Lévi-Strauss was joined in this period by a few notable co-conspirators: Michel Foucault, Roland Barthes, Louis Althusser, among others. The subjects they took up varied, as did their degree of confidence that the point of the work was to uncover the influence of strict universal laws (as Lévi-Strauss argued), rather than more pliable forces (as critics of Lévi-Strauss and so-called “poststructuralists” would insist). But what they shared was the premise that no amount of conviction in my freedom can unburden me of the structures that impose their contours on daily existence. And that studying the way those structures operate—in our schools, through our prison system, in what we see when we turn on the television—constituted the first step in combatting the awesome reaches of their power. Though the structuralist heyday is long past and the dust on the academic quarrels it inspired long settled, this insight is in many ways still with us.

Studying the way structures operate—in schools, in prisons, in what we see on TV—constitutes the first step in combatting the awesome reaches of their power.

In his later years, Lévi-Strauss gained the kind of celebrity enjoyed by only a handful of academics then or now. In French Elle his face appeared with the fawning caption, “The most brilliant man in France.” The coach of the French soccer team announced that he was reorganizing the team according to “structuralist principles.” In 1969 Playboy featured a review of his book The Raw and the Cooked, tucked between ads for a “His ’n hers tape recorder” and a custom-made suit (“We think it’s time you got exactly what you want”). So peeved was Lévi-Strauss by the review that he took the time to write a tongue-in-cheek letter to the editor to clarify some misunderstandings:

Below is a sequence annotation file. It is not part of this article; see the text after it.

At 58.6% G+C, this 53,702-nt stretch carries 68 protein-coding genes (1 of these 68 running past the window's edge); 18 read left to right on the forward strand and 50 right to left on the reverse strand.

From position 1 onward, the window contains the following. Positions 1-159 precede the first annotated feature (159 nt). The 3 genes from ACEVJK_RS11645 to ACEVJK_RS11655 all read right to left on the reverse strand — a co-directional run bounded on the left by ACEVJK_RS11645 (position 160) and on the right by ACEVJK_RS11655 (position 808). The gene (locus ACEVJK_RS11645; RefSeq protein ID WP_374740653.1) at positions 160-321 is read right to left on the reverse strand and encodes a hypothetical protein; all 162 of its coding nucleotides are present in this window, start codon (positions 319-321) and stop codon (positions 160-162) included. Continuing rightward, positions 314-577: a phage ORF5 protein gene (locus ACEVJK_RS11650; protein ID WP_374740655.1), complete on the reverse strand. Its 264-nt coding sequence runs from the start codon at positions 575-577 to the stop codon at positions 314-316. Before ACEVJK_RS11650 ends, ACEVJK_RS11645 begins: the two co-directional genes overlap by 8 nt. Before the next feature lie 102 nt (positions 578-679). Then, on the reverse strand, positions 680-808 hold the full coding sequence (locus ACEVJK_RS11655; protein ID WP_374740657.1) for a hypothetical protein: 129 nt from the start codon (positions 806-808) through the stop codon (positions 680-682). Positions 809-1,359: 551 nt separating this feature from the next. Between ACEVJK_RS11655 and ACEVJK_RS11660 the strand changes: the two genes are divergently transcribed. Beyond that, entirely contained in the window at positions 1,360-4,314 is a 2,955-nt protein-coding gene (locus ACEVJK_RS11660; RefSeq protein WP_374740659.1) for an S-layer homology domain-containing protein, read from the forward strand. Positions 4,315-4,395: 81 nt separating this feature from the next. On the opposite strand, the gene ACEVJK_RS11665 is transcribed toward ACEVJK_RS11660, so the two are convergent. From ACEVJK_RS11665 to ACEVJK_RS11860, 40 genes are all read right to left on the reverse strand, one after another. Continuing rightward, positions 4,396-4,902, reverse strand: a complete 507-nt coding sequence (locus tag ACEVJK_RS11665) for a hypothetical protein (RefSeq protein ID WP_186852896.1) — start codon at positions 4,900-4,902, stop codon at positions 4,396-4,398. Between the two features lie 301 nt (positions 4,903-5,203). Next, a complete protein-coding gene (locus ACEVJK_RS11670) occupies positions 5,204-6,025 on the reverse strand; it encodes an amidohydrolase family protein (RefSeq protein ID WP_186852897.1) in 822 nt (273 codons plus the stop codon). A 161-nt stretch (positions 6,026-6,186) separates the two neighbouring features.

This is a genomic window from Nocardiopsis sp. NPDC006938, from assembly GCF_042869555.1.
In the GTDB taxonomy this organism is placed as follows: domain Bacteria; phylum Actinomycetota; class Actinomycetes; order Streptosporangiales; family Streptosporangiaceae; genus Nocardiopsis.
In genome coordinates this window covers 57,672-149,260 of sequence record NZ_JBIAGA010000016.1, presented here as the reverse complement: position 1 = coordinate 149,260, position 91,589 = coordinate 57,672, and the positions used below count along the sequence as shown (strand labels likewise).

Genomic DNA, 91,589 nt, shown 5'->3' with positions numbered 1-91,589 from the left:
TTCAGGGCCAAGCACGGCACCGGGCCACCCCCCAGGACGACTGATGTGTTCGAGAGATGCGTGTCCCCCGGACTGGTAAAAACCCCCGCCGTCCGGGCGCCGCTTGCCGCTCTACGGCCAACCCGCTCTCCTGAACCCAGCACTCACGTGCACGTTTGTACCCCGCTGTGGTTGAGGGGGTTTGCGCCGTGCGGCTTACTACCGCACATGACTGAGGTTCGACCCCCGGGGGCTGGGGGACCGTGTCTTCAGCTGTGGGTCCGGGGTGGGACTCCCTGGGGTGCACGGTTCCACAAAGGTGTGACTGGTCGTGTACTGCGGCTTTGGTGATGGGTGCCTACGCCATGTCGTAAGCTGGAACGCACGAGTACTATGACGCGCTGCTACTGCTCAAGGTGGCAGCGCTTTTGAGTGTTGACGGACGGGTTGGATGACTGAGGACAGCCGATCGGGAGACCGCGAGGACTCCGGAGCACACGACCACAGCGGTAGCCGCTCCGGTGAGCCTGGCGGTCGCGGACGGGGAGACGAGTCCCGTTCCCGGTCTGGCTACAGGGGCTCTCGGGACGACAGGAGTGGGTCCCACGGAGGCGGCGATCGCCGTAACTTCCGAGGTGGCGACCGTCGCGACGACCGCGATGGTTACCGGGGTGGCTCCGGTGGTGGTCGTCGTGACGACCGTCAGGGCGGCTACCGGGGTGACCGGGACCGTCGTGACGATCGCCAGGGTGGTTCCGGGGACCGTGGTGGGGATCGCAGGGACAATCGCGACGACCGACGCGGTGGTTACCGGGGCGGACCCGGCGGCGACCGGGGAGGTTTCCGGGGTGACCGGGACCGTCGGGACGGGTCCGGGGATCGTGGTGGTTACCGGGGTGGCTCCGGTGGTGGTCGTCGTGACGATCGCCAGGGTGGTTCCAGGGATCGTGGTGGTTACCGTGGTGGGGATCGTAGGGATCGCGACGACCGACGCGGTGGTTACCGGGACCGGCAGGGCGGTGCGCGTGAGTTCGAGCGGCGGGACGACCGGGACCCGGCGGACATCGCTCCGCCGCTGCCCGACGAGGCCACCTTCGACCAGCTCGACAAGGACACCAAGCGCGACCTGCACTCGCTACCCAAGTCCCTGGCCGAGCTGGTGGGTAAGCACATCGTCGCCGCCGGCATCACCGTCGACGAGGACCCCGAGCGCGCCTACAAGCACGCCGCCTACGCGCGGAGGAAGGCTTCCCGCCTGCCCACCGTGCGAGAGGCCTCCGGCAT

Far from underestimating the ‘relationships man develops with his environment and with others’, I argue that the only way to fully understand them is to understand the frameworks in which man operates–languages, kinship systems, myths and rituals. . . . In other words, we cannot study the behavior of human beings, whoever they may be, prior to knowing about their anatomy. But that anatomy should be a prerequisite will come as no surprise to the Playboy reader.

Apart from fame, Lévi-Strauss’s later life featured all the hallmarks of a successful academic career. He became a faculty member at the Collège de France, his books were translated into half a dozen languages, and in 1973 he was elected to the Académie française. He passed away in 2009, a few weeks shy of his 101st birthday.